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Written by Jody Perry
Robin is the main character in the novel. He is ten years old and is the son of a Knight, so he is expected to follow in his father's footsteps and become a knight himself. This never seemed a daunting expectation to Robin until his legs were struck misshapen by a mysterious ailment and he begins to doubt his ability to become what is expected of him.
Robin is very mature for his age and much more responsible than most ten-year-olds. He does enjoy playing and likes the company of boys his age. He also enjoys more serious pursuits such as music and uses his skill at whittling to make himself a harp on which he is soon able to play songs. Robin seems to like to challenge himself and loves to learn. He proves to be a very quick study.
Robin is extremely courageous and does not falter when it comes to carrying out his plan to save Lindsay Castle; in fact he seems to relish the opportunity to prove himself, although he is proving something to himself far more than he is to other people. Robin wants very much to be brave and focuses a great deal of attention to this, both in the eye of the storm of battle and in more peaceful times, for example, not wanting to be seen to miss his mother too much for fear of seeming less knight-like.
Brother Luke is a wandering monk who has come recently to join the monks at St Mark's monastery. He is a kind man who takes Robin under his wing, feeling sorry for him yet wanting to make sure Robin does not feel sorry for himself. Brother Luke is very busy with work in the community and is benevolent when it comes to dealing with rich and poor alike. He is reassured and inspired by his faith, seeing God's hand in everything they are blessed with. He is a sensitive and artistic man who enjoys teaching Robin to read and write. He is ingenious in finding ways to help others, for example, directing Robin's energy into swimming, and having him help the poor children of the parish by whittling a doll for one of the poorest little girls.
John is a minstrel-cum-messenger who hails from Shropshire, very close to Lindsay castle, where his mother still resides. John is a good friend to Robin and is instrumental in getting messages back and forth between Robin and his father. He is also key in galvanizing Sir Hugh's troops into action against the Welsh, an act for which he is rewarded by the King with land and fishing rights.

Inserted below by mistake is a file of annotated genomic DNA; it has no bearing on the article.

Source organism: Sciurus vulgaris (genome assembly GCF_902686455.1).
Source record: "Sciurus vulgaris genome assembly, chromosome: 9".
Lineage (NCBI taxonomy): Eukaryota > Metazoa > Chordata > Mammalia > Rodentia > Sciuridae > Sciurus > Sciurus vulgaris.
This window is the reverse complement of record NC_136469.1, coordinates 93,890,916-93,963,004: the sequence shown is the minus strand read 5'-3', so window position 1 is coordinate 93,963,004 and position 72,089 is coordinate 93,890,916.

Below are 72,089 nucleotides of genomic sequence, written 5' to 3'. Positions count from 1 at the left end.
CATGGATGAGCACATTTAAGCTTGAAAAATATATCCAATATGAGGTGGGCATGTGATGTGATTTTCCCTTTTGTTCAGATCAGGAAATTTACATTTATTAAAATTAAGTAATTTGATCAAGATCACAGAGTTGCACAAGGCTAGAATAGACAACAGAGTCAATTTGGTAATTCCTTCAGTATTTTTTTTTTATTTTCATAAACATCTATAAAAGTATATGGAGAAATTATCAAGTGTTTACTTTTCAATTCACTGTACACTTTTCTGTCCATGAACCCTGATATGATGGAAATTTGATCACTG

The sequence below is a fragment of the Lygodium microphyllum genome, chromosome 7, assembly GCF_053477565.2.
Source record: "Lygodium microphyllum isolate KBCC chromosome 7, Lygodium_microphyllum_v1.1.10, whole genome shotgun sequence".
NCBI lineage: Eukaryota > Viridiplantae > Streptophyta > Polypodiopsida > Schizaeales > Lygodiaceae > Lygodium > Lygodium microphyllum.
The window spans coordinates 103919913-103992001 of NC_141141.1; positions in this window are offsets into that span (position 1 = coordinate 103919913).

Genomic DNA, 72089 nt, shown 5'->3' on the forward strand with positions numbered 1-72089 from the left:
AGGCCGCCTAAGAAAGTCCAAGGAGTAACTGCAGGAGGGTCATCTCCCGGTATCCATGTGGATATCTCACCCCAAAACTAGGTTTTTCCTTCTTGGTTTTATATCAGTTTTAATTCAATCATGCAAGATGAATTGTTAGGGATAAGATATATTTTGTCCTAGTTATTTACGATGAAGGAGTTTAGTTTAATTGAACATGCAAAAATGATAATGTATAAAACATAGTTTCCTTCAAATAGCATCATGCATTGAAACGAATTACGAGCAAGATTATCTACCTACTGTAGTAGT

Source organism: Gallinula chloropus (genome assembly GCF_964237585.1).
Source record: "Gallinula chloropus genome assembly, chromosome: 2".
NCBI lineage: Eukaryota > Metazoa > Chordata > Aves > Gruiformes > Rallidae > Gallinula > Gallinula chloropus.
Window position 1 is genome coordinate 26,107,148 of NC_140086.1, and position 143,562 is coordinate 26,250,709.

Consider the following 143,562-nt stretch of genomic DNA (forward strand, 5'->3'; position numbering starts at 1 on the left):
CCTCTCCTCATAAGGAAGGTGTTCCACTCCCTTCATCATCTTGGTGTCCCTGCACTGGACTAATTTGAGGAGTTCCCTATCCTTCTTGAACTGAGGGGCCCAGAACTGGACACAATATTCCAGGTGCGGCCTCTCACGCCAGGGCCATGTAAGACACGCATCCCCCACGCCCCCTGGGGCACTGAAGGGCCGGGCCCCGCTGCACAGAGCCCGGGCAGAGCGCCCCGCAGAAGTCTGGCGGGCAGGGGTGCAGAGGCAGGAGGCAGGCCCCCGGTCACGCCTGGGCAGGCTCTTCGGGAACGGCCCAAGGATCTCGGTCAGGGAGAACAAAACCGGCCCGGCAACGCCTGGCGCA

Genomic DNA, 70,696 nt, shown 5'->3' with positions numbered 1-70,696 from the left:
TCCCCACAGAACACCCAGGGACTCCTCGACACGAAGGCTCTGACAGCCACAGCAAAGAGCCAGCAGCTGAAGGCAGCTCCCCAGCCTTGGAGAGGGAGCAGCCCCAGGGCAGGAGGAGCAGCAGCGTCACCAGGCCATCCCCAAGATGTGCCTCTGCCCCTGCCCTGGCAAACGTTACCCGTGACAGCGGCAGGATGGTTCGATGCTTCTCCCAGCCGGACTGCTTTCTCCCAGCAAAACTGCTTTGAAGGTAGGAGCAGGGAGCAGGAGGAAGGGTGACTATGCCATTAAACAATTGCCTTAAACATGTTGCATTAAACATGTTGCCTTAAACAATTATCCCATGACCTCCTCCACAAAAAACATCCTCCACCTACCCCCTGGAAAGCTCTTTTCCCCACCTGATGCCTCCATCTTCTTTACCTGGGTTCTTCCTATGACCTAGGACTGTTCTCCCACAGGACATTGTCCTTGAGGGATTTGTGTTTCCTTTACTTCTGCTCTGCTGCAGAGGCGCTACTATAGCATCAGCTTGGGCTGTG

Sir John de Burford
Sir John is Robin's father and the most renowned knight of the King's army. His posture whilst riding is distinctive and he rides at the side of the King. He is a proud father regardless of Robin's physical limitations; his son has great character so for his father, Robin's heroics are the icing on the cake rather than the catalyst for being proud of him.
Robin's mother has been called to the service of the Queen who is suffering a period of ill health. Although being the Queen's foremost lady in waiting is a great honor and a compliment to her standing in society, Lady Maude would rather be back in London with her beloved son. She is physically demonstrative and cannot wait to hug Robin even though she can see he has become less boy and more man in the months they have been apart.
Sir Peter de Lindsay
Sir Peter was a brave knight fighting alongside the King until he received an injury to his head in battle; even whilst recuperating he is a natural leader commanding both the respect and the liking of the people of Lindsay. He is extremely welcoming to Robin and does not see his physical shortcomings as a problem in his fulfilling his page boy duties.
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During this time of plague, the monks were busy caring for those who contracted the disease and trying to keep those who hadn't succumbed safe. Some monks are hard at work transcribing and illuminating manuscripts. They also garden and whittle....